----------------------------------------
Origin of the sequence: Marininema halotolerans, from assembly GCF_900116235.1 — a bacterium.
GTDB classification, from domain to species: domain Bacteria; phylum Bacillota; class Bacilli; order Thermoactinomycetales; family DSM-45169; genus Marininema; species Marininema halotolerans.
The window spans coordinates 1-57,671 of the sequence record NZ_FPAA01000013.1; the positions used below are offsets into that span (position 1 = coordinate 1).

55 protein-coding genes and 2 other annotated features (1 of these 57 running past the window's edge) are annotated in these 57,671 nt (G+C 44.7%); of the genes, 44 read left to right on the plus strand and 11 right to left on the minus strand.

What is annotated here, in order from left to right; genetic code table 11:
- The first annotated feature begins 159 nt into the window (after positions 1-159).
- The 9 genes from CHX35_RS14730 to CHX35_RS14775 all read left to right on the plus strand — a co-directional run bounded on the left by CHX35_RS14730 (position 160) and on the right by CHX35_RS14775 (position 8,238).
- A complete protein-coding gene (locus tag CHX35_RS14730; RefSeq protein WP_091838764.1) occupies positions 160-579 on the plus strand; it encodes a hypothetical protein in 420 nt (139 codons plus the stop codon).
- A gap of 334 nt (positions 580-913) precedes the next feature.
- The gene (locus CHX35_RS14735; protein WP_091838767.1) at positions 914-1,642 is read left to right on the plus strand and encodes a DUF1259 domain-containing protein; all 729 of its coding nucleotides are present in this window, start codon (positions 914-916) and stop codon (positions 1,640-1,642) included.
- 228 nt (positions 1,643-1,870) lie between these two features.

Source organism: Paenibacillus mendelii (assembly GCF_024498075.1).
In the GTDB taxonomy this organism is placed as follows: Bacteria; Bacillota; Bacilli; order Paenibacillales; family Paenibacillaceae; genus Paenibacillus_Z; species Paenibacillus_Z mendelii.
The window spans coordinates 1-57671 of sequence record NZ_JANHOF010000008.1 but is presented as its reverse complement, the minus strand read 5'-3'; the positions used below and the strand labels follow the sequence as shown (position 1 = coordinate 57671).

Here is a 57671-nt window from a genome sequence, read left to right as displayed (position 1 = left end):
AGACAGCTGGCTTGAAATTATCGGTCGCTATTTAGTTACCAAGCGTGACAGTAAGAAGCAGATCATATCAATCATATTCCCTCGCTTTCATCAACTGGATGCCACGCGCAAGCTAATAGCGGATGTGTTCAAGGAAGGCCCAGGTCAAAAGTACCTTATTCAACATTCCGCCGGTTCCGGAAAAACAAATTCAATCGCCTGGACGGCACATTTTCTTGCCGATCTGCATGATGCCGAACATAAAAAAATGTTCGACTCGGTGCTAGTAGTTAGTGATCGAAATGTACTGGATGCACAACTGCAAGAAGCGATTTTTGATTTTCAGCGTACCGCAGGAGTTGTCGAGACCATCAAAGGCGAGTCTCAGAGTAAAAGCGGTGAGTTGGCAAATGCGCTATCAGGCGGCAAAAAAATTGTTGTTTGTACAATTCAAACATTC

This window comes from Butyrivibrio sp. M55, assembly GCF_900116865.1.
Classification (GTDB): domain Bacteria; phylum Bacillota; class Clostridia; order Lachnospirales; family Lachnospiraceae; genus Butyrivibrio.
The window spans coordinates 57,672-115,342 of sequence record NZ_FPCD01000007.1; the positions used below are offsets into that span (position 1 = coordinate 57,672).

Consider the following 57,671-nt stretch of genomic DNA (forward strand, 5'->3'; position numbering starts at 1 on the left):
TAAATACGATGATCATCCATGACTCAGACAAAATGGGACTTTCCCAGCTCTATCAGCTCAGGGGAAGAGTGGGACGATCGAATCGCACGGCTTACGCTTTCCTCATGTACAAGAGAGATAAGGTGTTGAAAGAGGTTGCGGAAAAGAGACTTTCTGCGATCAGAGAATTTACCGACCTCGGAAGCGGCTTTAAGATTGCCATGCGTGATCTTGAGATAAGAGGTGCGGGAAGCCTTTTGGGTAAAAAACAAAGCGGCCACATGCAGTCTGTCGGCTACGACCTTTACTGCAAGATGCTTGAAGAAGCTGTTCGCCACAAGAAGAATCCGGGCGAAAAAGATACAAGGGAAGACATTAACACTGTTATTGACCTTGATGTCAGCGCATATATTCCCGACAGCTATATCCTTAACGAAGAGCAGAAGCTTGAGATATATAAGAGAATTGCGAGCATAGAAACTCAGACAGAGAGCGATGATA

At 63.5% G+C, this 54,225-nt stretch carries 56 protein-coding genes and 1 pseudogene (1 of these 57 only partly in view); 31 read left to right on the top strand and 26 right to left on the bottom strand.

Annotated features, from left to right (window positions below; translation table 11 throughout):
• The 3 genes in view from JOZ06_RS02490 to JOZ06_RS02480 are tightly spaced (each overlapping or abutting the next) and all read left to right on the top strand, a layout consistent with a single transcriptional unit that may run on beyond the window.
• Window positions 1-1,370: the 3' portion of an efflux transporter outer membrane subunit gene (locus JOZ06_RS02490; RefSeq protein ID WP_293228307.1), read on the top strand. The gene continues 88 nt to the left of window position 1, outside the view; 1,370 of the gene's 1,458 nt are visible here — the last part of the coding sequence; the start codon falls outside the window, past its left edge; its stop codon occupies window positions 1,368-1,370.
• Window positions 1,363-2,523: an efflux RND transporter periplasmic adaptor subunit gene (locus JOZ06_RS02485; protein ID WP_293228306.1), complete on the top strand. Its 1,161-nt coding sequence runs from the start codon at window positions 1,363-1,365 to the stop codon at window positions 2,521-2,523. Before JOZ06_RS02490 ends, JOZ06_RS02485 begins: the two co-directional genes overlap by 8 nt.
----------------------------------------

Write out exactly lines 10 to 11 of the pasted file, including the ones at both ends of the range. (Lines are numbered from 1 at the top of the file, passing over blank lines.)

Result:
- The gene (locus CHX35_RS14735; protein WP_091838767.1) at positions 914-1,642 is read left to right on the plus strand and encodes a DUF1259 domain-containing protein; all 729 of its coding nucleotides are present in this window, start codon (positions 914-916) and stop codon (positions 1,640-1,642) included.
- 228 nt (positions 1,643-1,870) lie between these two features.